Most of us agree that these are dark times, and stupid ones, but do we need fiction that does nothing but dramatize how dark and stupid everything is? In dark times, the definition of good art would seem to be art that locates and applies CPR to those elements of what’s human and magical that still live and glow despite the times’ darkness. Really good fiction could have as dark a worldview as it wished, but it’d find a way both to depict this world and to illuminate the possibilities for being alive and human in it.
Words and a book and a belief that the world is words…
Fiction is one of the few experiences where loneliness can be both confronted and relieved. Drugs, movies where stuff blows up, loud parties — all these chase away loneliness by making me forget my name’s Dave and I live in a one-by-one box of bone no other party can penetrate or know. Fiction, poetry, music, really deep serious sex, and, in various ways, religion — these are the places (for me) where loneliness is countenanced, stared down, transfigured, treated.
Everybody is identical in their secret unspoken belief that way deep down they are different from everyone else.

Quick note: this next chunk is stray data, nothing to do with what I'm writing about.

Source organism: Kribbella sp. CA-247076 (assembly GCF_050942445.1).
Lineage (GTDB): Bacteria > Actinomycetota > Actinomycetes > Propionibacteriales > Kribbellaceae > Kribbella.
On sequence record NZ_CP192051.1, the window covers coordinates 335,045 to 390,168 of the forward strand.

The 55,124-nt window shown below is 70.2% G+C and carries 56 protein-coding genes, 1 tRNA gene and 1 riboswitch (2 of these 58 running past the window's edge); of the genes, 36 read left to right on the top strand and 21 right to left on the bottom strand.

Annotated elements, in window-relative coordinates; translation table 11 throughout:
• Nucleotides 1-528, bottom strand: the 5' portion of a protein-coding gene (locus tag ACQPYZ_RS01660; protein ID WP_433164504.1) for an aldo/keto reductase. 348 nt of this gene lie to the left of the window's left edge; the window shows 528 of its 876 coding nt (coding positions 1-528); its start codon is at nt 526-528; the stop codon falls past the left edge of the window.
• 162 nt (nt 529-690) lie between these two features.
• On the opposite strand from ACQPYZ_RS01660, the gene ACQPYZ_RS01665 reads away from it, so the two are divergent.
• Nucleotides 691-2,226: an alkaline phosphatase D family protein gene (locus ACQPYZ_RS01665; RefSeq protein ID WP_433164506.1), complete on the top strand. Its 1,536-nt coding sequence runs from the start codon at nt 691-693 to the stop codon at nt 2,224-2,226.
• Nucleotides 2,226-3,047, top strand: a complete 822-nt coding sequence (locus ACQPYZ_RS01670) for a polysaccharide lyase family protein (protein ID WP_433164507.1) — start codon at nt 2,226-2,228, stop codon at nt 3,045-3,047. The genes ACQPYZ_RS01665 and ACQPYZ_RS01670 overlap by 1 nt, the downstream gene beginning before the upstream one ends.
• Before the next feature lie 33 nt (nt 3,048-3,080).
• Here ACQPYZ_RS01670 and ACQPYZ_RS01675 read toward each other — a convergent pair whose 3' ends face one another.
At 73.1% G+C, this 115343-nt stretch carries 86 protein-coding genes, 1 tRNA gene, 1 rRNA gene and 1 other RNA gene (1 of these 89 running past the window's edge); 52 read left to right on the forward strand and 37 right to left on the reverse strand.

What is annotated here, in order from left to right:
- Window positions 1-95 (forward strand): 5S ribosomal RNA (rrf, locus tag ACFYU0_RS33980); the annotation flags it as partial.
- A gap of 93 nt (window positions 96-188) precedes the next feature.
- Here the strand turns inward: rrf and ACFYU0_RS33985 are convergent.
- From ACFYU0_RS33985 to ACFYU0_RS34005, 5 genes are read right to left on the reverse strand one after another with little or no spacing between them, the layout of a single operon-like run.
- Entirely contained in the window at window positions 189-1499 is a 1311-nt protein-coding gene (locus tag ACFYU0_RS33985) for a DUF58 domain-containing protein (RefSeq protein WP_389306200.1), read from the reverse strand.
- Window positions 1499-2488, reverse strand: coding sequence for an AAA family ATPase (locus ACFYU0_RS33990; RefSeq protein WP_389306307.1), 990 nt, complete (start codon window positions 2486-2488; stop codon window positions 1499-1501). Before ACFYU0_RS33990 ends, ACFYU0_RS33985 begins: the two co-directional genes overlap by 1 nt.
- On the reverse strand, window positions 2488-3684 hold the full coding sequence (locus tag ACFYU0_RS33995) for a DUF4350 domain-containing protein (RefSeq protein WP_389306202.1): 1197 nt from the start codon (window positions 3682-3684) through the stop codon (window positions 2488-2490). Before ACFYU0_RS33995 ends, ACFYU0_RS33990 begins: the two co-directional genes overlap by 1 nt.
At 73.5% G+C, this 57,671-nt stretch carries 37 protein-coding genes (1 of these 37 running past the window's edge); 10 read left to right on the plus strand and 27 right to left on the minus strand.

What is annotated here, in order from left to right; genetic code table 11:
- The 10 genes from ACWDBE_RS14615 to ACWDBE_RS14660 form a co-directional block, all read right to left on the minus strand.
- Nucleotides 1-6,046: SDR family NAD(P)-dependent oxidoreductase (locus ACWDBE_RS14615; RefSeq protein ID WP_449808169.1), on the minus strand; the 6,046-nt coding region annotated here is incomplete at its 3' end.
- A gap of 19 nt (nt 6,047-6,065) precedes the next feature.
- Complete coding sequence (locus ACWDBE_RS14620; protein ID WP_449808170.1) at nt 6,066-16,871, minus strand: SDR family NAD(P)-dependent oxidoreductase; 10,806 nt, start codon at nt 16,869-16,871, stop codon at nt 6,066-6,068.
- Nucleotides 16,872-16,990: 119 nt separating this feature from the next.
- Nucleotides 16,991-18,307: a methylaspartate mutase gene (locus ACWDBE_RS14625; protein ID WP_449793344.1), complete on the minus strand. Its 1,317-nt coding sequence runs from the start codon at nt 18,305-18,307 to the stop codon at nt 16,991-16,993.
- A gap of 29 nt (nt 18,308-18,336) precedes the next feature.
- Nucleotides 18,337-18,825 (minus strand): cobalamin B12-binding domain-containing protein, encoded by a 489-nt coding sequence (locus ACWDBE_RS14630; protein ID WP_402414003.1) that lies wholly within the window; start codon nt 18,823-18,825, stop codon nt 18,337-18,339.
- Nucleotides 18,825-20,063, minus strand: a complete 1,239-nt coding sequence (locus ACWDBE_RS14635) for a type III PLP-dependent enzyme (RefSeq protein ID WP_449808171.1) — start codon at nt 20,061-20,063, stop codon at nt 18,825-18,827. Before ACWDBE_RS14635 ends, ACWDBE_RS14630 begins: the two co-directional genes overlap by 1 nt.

Death looks different when you see it in a parent or somebody of your parents’ age than when you see it in a contemporary or a dear friend who’s even a couple years younger. It was a limited closeness, but it was a very intense closeness we had as writer buddies, and it was played out mostly in biweekly telephone calls. And I had the sense that I could pick up the phone, call him, and anything I was feeling, however strange, that had to do with the writing life, or negotiating some position for one’s self in the culture, all I had to do was start a sentence and he would finish the sentence and say, yep. And I would do the same for him.
[W]e live in an era of terrible preoccupation with presentation and interpretation, one in which relations between who someone is and what he believes and how he “expresses himself” have been thrown into big time flux. The horrific struggle to establish a human self results in a self whose humanity is inseparable from that horrific struggle: That our endless and impossible journey toward home is in fact our home.
We’re existentially alone on the planet. I can’t know what you’re thinking and feeling and you can’t know what I’m thinking and feeling. And the very best works construct a bridge across that abyss of human loneliness.
I go through a loop in which I notice all the ways I am […] self-centered and careerist and not true to standards and values that transcend my own petty interests, and feel like I’m not one of the good ones; but then I countenance the fact that here at least here I am worrying about it, noticing all the ways I fall short of integrity, and I imagine that maybe people without any integrity at all don’t notice or worry about it; so then I feel better about myself (I mean, at least this stuff is on my mind, at least I’m dissatisfied with my level of integrity and commitment); but this soon becomes a vehicle for feeling superior to (imagined) Others…